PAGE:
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Allermuir Hill is 493m or 1617ft high. The route described here involves about 750ft of ascent, and is about 1.7 miles in length.
Grid ref: NT 227 662
Allermuir Hill
Allermuir Hill

At 493m or 1617ft, Allermuir Hill is not the tallest hill in Pentlands: a dozen or more of the summits further down the range exceed 500m in height, and the tallest, Scald Law, reaches 579m. But as the tallest and most centrally positioned of the summits overlooking Edinburgh, Allermuir Hill is one of the most impressive and most often noticed hills in the range.

First Glimpse of Allermuir Hill
First Glimpse of Allermuir Hill
Looking Down on Castlelaw Hill Fort
Looking Down on Castlelaw Hill Fort
Caerketton Hill, East of Allermuir Hill
Caerketton Hill, East of Allermuir Hill
Hazy Day View Over Edinburgh
Hazy Day View Over Edinburgh
Local Residents
Local Residents

You can climb Allermuir Hill from a number of different starting points. A path from Hillend near Lothianburn leads up over neighbouring Caerketton Hill after climbing above the Midlothian Snowsports Centre, en route to Allermuir Hill. And Allermuir can also be climbed direct from Swanston or from Dreghorn on the Edinburgh side of the Pentlands.

The route described on this page assumes a starting point at the parking area close to the farmstead at Castlelaw. You reach it via a minor road that climbs for two thirds of a mile north west from its junction with the A702. The junction is signposted and is found about 2½ miles south of the Edinburgh City Bypass.

Trig Point on Summit
Trig Point on Summit
Viewpoint Indicator
Viewpoint Indicator
Final Climb to the Shoulder of the Summit
Final Climb to Shoulder of the Summit

The path from Castlelaw Farmstead to the summit of Allermuir Hill climbs about 750ft over a distance of about 1.7 miles. The route follows a land rover track for most of its distance, before turning off for the grassy final pull up to the summit of the hill itself. Even after a wet period the route is largely dry, with a couple of short steep stretches towards the end.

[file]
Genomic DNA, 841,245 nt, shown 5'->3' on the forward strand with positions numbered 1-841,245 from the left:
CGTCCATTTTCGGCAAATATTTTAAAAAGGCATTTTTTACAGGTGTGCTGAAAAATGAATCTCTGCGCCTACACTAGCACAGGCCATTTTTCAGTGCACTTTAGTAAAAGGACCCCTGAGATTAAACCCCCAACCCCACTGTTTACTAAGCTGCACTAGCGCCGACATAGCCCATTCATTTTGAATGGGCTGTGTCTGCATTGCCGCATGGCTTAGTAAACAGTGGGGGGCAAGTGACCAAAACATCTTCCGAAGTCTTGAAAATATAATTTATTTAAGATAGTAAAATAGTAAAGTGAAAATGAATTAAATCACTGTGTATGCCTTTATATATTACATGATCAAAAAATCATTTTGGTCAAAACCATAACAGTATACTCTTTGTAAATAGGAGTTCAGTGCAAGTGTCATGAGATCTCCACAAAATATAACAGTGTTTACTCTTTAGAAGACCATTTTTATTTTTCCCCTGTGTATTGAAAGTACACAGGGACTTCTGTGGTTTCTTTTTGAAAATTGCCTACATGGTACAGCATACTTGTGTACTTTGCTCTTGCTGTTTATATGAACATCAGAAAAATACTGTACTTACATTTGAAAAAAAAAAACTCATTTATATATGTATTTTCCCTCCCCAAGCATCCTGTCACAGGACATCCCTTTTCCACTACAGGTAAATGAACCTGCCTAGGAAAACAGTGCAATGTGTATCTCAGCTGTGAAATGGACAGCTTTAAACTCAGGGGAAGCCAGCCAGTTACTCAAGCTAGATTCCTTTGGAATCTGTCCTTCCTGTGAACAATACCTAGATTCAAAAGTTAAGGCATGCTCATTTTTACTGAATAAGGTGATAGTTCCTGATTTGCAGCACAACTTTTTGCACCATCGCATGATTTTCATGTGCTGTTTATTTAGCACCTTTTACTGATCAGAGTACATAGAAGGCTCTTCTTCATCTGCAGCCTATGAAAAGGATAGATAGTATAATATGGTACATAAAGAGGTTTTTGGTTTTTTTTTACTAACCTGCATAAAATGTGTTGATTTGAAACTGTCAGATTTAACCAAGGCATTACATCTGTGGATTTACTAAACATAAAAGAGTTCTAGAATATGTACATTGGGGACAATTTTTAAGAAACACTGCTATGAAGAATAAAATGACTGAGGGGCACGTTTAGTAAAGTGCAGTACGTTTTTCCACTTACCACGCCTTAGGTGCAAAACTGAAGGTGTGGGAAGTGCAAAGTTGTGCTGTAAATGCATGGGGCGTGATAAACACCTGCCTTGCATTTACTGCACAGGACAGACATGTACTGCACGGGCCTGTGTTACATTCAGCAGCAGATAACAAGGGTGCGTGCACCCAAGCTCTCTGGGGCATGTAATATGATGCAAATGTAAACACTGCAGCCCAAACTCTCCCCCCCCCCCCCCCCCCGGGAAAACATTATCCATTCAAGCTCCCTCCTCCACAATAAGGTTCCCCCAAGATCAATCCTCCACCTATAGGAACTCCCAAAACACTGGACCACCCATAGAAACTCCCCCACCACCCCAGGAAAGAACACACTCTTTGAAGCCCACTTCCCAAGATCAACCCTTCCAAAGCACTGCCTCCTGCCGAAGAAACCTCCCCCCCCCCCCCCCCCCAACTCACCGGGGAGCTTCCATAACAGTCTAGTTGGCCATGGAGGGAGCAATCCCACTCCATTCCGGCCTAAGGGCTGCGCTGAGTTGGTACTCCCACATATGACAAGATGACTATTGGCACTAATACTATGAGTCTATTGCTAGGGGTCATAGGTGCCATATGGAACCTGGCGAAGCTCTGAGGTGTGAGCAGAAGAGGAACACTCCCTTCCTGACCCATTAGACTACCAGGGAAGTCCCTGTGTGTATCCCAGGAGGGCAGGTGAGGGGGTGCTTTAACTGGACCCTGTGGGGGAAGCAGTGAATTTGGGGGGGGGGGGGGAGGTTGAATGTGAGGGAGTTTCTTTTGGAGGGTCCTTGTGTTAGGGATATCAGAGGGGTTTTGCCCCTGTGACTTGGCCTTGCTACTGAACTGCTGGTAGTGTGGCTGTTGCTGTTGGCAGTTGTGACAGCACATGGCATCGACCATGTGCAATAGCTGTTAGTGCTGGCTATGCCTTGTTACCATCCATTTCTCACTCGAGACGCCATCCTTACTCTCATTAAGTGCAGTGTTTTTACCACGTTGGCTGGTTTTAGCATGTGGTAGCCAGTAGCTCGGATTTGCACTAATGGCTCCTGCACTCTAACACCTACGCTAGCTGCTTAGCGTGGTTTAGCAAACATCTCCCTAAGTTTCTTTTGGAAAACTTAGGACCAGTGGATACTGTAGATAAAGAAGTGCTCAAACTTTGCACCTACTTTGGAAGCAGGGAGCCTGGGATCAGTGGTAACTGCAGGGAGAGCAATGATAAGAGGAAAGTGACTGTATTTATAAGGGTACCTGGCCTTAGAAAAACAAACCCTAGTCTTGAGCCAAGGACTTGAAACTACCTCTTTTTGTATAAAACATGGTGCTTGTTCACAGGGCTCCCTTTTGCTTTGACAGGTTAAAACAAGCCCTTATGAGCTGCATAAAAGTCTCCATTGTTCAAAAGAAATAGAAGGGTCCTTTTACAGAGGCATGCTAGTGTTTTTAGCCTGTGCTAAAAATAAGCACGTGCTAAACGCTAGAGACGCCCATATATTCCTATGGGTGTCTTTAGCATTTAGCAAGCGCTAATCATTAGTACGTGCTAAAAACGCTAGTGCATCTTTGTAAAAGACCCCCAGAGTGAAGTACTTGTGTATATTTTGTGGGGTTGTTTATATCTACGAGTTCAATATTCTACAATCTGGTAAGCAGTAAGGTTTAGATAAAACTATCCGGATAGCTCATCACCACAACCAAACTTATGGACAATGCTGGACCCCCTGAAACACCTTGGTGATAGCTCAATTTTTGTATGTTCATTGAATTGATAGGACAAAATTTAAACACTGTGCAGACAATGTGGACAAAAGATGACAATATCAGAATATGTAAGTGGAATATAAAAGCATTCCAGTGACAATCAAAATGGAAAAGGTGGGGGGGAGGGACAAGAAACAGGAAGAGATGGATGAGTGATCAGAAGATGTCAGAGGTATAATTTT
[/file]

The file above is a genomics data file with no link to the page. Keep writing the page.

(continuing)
You start by heading north from the car park through a gate and onto an obvious stony path. You should bear in mind that the path runs up the eastern edge of a military firing range. If red flags are flying to show this is active, make sure you don't stray into the danger area immediately to the west of the main path marked on the map displayed close to the car park (or on another near the summit of the hill).

Also just outside the military danger area is Castlelaw Hill Fort and Earth House, which lies immediately to the west of the path a couple of hundred yards from the car park. This is well worth exploring. The best view of the hill fort's ramparts is gained from a little further up the path, which then cuts round the east side of Castlelaw Hill, giving you your first glimpse of Allermuir Hill to the north. The best route up Castlelaw Hill itself cuts back south from the path you are following before you reach a high point at Fala Knowe, after which you descend briefly towards the saddle between Capelaw Hill and Allermuir Hill.

Before you reach the saddle, an obvious grassy path heads off to the right, following the west side of a stone wall up Allermuir Hill's cone-shaped upper reaches to a final turn in the fence. From here it is only a short and gentle final pull to the top. Here you find a trig point and a viewpoint indicator. According to the latter, on a clear day you can see Creuch Hill, 61 miles to the west; Ben Vorlich, 67 miles to the north west; Norman's Law, 34 miles to the north; and The Cheviot, 54 miles to the south east. The most obvious feature in the view needs no explanation: as you reach the top you find the whole of Edinburgh laid out at your feet.

View South West from Allermuir Hill Along the Line of the Pentlands
View South West from Allermuir Hill Along the Line of the Pentlands
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